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Would open primaries have given us better presidential nominees?

Former Congressman Tim Penny certainly thinks so. 

Tim Penny
Tim Penny

Former Congressman Tim Penny, mild-mannered and equable, would seem an unlikely doomsday prophet. But he has a gloomy assessment of this presidential election. 

“I always thought of myself as an optimist about our system,” he said. “I think I still believe that, but I have said on more than one occasion that sometimes things have to get worse before they get better. This presidential election is perhaps it. Two candidates that are equally disliked are the only choices we’ve got.”

Penny believes that regardless who wins the election, Hillary Clinton and Donald Trump will exacerbate the polarization of America’s political parties. 

According to Penny, it’s the parties, not the people, that have produced candidates Clinton and Trump. “The public is not as polarized as the parties, but the party is the gatekeeper. And each is dominated by its own special interest groups,” he said.  “They set the terms and tone of the debate. You dance with the ones that brung ya.”

The national parties, particularly the Republican Party, have bragged about record primary and caucus turnout in 2016.  But it was still only a fraction of voters, notes Penny. “When you add up all the people that participated, the vast majority did not participate and ended up choosing between two candidates they may not have chosen in the first place.”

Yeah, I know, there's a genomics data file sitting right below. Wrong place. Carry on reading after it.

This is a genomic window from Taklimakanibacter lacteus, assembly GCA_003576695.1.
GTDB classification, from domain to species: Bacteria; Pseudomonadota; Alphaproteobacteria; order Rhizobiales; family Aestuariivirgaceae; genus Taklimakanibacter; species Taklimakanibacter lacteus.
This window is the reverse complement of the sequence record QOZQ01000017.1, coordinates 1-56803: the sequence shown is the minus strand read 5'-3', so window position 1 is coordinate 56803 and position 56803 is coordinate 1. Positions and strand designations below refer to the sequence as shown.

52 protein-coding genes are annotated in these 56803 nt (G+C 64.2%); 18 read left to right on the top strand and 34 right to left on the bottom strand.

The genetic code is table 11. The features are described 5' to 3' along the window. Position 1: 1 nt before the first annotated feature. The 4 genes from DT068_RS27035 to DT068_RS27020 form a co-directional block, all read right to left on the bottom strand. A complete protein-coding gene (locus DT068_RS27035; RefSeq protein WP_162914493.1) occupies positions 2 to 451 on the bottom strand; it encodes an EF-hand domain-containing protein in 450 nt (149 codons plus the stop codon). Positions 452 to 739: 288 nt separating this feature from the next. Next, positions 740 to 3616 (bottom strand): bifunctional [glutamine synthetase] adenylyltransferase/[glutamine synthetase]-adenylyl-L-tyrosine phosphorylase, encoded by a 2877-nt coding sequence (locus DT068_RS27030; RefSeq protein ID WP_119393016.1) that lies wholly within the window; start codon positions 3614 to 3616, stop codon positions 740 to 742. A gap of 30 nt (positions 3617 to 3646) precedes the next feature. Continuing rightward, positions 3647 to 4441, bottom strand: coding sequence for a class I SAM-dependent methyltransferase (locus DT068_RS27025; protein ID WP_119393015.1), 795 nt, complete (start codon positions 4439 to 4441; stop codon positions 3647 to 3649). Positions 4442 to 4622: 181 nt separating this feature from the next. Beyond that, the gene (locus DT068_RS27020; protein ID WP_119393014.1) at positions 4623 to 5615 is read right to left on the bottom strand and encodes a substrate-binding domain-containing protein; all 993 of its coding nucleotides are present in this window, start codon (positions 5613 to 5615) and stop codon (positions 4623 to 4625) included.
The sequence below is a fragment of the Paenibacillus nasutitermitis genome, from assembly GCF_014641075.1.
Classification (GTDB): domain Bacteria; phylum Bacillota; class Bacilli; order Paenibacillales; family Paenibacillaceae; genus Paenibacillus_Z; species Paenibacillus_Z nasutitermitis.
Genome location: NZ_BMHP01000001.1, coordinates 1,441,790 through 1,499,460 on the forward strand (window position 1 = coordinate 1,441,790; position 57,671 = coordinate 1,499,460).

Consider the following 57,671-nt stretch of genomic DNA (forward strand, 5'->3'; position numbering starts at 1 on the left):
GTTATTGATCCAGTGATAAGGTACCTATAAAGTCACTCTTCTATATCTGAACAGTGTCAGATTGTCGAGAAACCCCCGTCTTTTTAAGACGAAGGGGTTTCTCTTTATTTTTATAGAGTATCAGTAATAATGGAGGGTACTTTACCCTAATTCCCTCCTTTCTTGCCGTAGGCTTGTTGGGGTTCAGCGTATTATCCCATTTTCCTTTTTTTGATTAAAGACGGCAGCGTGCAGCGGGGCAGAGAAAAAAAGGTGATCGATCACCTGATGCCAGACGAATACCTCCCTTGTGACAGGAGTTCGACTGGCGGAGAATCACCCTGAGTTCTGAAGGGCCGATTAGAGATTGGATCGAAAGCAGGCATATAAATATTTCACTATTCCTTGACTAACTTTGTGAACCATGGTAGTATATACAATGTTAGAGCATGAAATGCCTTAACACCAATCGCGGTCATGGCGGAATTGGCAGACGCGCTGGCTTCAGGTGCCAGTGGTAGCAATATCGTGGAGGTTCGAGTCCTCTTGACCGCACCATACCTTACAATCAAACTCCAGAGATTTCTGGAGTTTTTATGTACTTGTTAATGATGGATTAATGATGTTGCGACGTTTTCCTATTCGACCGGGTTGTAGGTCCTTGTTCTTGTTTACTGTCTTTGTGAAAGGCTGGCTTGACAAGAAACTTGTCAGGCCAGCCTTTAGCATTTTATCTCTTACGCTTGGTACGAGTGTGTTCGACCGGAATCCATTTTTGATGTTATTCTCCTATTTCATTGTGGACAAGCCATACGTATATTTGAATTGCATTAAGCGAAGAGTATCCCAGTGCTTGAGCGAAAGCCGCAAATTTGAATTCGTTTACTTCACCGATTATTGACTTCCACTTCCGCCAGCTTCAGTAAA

“Open primaries would have opened the door for someone other than Bernie Sanders being the alternative to Clinton,” he said. “And Trump would have had a little more difficult time. Rank-and-file Republican voters are very animated and fired up to send a message and he tapped into that mood very effectively. But if a broader swath were allowed to vote his number would not have been as strong.” 

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Penny insists, though, the primaries must be open, that is: anyone can vote in either a Democratic or Republican primary. Minnesota will go to a presidential primary system in 2020. The state will sponsor the primary elections and voters can decide which party primary they want to participate in. And while the vote itself is private, the party ballot the voter selected will be public information, which will allow the parties to be able to collect voter identification to build their voter base.

“The interests of the state are not tied to the two political parties, but that was the quid pro quo [of the legislation],” Penny said.  “That is in a sense a corrupt idea — using the power of the state to benefit a political party.” 

Spoken like the independent that Penny has evolved into. Penny doesn’t need political affiliation in his role as head of the Southern Minnesota Initiative Foundation, an economic development organization. But he’s still a believer in the political process and that’s where he finds the silver lining in this year’s presidential election. “It may be that it could be the catalyst for people to say we’ve got to find a different caliber of leader,” he said.